#4967878 Card Shuffle - Opinions

Posted by tstrimple on 09 August 2012 - 01:23 PM

There is an excellent StackOverflow answer for shuffling an IList<T>.

Randomize a list in C#

Some important takeaways:
  • As already mentioned, you can do inline replacement. No need for a new list.
  • Random may not be random enough. (When random is too consistent...)
  • Extension methods rock!



#4967874 md5+salt

Posted by tstrimple on 09 August 2012 - 01:09 PM

And this is why you should never sign up for membership on random websites unless you use a throw away password and don't provide any sensitive information. If you have to ask this question, you should NOT be writing a login system for a website. You should definitely use bcrypt as Bactarius suggessted as MD5 and SHA are insufficient for secure hashes.


Our Password Hashing Has No Clothes
Utilizing the GPU, he was able to crack over 24,000 sha hashed and salted passwords in 45 minutes.


#4962027 C# Java Html5 need expert Advices

Posted by tstrimple on 22 July 2012 - 02:57 PM

That is not true. Windows Forms and the classical Win32/COM stuff is still there, it is now simply excluded from the Express editions. You have to have at least professional.

Edit: Yep, to confirm it I just opened the VM with Win8 & VS 12. All the stuff and project templates are there. Getting professional edition is easy peasy: it is free for academic purposes (MSDN AA/Dreamspark) and start-ups. If you can afford to hire and pay more than 5 developers, you should be able to afford the $500.


There will be an express version.

http://blogs.msdn.com/b/visualstudio/archive/2012/06/08/visual-studio-express-2012-for-windows-desktop.aspx


#4961414 Interfaces vs Abstract Classes as a module boundary.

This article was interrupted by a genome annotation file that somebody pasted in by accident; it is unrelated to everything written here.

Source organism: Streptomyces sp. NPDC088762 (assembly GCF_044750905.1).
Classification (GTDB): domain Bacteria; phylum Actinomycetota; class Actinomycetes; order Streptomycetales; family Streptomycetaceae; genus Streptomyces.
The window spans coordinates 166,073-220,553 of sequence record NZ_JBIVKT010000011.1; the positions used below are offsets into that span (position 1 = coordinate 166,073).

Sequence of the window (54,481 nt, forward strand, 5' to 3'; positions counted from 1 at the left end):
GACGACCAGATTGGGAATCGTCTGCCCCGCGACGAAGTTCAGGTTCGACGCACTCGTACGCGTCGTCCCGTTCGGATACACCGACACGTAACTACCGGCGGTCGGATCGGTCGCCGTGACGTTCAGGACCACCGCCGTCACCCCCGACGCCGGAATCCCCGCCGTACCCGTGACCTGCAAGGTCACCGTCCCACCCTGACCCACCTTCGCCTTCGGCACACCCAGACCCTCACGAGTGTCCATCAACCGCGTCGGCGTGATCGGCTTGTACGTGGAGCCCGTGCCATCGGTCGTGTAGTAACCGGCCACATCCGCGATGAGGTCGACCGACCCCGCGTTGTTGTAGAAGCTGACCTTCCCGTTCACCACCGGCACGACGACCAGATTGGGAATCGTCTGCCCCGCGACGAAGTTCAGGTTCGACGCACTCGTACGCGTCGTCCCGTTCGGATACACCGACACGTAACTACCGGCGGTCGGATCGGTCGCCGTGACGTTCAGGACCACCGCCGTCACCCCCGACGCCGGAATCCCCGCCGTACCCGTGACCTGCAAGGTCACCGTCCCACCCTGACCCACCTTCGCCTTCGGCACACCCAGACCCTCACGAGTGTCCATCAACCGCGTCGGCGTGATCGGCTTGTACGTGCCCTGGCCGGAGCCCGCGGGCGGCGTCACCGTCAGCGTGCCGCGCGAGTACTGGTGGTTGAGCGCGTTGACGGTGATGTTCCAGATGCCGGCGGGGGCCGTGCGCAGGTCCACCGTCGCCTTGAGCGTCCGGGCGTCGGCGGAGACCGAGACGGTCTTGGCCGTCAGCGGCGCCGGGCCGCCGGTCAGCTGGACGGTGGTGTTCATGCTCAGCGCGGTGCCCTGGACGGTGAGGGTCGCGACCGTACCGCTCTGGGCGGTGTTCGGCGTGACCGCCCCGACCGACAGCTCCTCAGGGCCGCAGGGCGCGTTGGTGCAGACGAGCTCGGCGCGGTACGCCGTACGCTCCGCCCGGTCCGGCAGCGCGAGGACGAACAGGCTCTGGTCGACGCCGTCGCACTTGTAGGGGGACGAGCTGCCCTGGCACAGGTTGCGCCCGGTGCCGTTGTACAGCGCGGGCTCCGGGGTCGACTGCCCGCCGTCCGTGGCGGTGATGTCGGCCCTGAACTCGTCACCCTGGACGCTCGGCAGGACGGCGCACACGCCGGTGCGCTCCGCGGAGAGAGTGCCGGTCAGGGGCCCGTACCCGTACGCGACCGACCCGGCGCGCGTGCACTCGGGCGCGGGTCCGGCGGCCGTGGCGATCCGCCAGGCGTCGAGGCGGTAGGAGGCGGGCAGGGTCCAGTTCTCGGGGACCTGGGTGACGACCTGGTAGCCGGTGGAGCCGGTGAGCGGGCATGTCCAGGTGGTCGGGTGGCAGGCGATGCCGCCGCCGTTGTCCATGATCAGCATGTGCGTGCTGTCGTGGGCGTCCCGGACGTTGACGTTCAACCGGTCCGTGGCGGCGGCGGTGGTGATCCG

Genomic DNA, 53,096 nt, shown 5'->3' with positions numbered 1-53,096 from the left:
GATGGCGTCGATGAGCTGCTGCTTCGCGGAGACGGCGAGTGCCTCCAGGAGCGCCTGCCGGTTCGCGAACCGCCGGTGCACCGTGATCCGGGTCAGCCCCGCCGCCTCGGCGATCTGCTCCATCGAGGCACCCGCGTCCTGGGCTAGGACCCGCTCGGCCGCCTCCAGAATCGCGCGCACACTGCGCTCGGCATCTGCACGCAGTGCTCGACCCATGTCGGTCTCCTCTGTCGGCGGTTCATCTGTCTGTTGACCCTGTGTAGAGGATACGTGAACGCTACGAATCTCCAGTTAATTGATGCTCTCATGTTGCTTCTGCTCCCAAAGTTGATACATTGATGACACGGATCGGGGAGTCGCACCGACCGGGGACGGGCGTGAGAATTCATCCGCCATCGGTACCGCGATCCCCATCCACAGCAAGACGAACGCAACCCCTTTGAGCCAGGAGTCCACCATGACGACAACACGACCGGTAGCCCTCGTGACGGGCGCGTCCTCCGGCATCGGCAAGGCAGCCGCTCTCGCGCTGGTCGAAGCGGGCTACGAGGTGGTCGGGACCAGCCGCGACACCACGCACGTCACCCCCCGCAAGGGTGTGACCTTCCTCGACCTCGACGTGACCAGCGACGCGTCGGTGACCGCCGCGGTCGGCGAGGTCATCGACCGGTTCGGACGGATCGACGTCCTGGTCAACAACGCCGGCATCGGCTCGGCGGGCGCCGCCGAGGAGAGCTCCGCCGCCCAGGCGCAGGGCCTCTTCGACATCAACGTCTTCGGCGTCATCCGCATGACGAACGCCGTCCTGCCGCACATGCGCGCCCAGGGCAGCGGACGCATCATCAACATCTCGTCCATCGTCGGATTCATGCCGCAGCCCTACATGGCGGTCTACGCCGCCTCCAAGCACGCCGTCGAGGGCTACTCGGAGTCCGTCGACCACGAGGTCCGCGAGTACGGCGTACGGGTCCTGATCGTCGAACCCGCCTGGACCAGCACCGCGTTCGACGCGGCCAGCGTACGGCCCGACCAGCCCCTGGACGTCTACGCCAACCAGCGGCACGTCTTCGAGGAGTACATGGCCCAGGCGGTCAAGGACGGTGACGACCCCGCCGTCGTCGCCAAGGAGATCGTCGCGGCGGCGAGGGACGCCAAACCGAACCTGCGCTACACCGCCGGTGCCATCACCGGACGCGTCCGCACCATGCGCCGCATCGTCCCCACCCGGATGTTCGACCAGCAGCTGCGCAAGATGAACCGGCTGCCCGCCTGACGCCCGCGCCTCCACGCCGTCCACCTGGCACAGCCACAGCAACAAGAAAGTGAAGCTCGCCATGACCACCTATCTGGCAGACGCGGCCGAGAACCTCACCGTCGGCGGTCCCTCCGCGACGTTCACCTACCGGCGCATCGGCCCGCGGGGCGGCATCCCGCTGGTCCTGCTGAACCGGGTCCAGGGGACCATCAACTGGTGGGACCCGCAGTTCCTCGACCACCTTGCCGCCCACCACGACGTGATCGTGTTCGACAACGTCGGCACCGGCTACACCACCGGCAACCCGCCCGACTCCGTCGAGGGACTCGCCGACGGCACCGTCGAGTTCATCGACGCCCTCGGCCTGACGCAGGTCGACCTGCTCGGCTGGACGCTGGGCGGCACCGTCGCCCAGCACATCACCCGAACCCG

Posted by tstrimple on 20 July 2012 - 01:15 PM

They are equivalent except for the fact that C# does not support multiple inheritance. That means while you can implement multiple interfaces, you cannot have more than one base class, abstract or otherwise. If it truly is an abstract base class (no functionality built in at all), I always use interfaces so not to preclude the use of a base class, and question the usefulness of a pure abstract base class.


#4880377 Are 99%ers poking fingers at a failure of capitalism?

Posted by tstrimple on 03 November 2011 - 10:41 PM

Oh nice, today we get a look at Fortune 500 companies that pay ZERO dollars in taxes:

http://www.ctj.org/c...dgersReport.pdf

On a combined $160,000,000,000 in profits for these companies.. our government paid THEM a refund of $10 BILLION, making taxation actually profitable for these companies.

How the hell do you keep billions of dollars from being taxed? Oh.. jeez it gets complicated - http://news.cnet.com...020329-265.html


I don't believe that the problems OWS are complaining about are a problem of capitalism. Our government effectively creates and supports monopolies. Politicians are sitting on the boards of these giant corporations and have a monetary interest in ensuring there are plenty of loopholes for the company to take advantage of all while the would be competition is saddled with one of the highest corporate tax rates in the world. We have a two party system where democrats and republicans simply trade power back and forth as you get pissed off at one side and turn to the other for support. It is a system designed to keep power consolidated in a relatively small group. OWS would probably be more on target if they were occupying DC instead.